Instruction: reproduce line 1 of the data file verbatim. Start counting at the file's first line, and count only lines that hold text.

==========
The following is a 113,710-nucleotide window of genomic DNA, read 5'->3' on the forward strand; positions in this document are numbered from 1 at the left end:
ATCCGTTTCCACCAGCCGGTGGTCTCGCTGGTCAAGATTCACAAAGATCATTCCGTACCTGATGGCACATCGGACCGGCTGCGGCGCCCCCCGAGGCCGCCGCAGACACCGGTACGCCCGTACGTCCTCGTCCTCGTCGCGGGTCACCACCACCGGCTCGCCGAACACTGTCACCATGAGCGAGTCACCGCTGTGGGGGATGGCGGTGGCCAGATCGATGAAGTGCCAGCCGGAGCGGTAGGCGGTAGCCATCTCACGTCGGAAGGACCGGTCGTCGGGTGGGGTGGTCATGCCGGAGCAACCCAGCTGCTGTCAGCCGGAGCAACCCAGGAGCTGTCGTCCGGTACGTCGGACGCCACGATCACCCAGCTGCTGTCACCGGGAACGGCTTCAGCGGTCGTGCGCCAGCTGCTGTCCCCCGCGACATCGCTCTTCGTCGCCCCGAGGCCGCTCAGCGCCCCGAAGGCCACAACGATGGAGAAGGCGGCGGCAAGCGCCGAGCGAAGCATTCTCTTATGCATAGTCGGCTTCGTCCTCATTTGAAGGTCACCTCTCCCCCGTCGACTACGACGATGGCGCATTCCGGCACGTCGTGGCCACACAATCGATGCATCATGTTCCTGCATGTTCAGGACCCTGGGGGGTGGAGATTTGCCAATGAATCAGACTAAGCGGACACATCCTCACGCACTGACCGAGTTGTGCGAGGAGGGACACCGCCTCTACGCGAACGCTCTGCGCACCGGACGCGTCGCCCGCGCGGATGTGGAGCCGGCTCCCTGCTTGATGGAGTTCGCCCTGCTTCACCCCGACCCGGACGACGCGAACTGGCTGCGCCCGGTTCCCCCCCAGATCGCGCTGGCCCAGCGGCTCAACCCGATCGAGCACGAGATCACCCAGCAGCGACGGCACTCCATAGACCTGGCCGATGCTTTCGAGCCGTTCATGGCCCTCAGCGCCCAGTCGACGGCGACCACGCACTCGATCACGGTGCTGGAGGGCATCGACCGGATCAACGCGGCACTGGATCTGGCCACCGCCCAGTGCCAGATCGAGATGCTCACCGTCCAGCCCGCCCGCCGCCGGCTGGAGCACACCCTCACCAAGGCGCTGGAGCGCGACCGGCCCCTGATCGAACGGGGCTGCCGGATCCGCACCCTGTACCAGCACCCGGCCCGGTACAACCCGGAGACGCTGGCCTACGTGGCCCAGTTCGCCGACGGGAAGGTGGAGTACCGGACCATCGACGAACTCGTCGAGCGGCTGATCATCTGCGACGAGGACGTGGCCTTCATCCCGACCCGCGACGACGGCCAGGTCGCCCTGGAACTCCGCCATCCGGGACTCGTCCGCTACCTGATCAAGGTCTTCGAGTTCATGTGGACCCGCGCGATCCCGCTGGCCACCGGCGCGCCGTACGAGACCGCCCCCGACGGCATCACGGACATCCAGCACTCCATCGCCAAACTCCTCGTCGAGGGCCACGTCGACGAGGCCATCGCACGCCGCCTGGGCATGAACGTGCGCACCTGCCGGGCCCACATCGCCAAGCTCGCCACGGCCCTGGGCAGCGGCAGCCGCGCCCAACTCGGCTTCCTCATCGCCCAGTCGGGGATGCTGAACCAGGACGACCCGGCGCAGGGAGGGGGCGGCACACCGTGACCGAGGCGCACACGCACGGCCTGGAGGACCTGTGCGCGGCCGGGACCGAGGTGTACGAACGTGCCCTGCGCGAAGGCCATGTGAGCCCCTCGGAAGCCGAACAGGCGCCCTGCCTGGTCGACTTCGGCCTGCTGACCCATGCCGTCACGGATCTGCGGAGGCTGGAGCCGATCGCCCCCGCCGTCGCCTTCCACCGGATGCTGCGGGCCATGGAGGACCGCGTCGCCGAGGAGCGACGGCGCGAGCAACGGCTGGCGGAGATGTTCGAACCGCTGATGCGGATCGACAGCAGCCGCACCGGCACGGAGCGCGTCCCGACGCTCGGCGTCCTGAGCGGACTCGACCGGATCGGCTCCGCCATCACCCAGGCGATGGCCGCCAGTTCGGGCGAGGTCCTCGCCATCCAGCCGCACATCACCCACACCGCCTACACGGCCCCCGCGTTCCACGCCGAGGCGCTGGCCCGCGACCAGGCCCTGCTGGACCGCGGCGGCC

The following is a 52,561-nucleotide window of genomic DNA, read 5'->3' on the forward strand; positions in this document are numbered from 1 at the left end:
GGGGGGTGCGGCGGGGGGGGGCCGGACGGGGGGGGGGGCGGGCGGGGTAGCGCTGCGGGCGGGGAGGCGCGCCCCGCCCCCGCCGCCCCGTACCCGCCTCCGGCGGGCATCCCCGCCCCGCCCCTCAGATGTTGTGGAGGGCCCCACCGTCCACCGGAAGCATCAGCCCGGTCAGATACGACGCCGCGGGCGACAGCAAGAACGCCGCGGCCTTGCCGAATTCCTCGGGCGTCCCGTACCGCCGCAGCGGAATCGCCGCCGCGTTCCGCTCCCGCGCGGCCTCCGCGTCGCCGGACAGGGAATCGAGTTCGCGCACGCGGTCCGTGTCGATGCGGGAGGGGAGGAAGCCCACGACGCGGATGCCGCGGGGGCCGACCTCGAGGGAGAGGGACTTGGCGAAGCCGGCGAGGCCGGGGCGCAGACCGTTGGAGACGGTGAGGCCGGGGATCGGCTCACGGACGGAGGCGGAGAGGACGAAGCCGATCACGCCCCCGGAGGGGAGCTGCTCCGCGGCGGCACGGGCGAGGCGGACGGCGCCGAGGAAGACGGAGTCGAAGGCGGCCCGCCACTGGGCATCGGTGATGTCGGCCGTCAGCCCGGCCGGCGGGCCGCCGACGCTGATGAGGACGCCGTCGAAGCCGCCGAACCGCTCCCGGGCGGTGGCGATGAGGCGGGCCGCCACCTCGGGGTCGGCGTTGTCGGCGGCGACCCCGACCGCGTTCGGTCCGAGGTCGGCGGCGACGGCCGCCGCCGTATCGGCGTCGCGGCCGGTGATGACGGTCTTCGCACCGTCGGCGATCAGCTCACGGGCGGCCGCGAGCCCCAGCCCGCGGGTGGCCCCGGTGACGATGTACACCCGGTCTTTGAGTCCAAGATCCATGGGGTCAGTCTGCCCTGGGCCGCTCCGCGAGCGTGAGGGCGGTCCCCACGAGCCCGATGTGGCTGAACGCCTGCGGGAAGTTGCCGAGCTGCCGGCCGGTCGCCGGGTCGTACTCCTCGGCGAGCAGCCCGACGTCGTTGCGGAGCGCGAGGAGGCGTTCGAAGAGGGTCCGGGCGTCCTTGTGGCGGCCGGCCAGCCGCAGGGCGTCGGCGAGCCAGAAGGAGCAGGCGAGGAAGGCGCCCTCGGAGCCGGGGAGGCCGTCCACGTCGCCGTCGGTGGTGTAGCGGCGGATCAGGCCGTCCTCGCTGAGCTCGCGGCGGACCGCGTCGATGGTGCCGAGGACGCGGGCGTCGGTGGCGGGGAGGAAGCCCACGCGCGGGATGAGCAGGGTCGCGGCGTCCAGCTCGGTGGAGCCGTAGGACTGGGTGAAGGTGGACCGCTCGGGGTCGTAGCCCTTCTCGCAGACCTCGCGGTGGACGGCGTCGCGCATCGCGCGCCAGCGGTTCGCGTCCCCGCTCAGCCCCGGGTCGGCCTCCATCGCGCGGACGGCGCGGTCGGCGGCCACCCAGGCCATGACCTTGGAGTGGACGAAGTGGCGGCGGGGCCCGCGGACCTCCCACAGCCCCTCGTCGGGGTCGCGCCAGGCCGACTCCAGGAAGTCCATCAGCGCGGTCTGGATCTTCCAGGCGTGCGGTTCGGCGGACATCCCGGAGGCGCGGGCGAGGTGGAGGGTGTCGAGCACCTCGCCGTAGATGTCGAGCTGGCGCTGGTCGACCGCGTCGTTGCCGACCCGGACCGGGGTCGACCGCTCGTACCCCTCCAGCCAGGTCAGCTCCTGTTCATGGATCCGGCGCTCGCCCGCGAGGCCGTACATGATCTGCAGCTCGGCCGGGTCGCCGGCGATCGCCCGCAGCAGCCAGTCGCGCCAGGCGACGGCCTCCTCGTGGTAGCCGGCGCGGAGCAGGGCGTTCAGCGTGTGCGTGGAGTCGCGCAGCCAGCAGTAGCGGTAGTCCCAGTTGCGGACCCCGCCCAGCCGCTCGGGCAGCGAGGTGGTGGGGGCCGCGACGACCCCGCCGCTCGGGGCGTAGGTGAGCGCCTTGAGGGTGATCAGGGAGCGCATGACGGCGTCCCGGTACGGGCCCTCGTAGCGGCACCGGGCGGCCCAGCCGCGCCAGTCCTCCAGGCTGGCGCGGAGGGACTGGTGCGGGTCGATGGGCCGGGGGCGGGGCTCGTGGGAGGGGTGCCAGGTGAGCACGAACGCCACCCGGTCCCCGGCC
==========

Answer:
The following is a 113,710-nucleotide window of genomic DNA, read 5'->3' on the forward strand; positions in this document are numbered from 1 at the left end: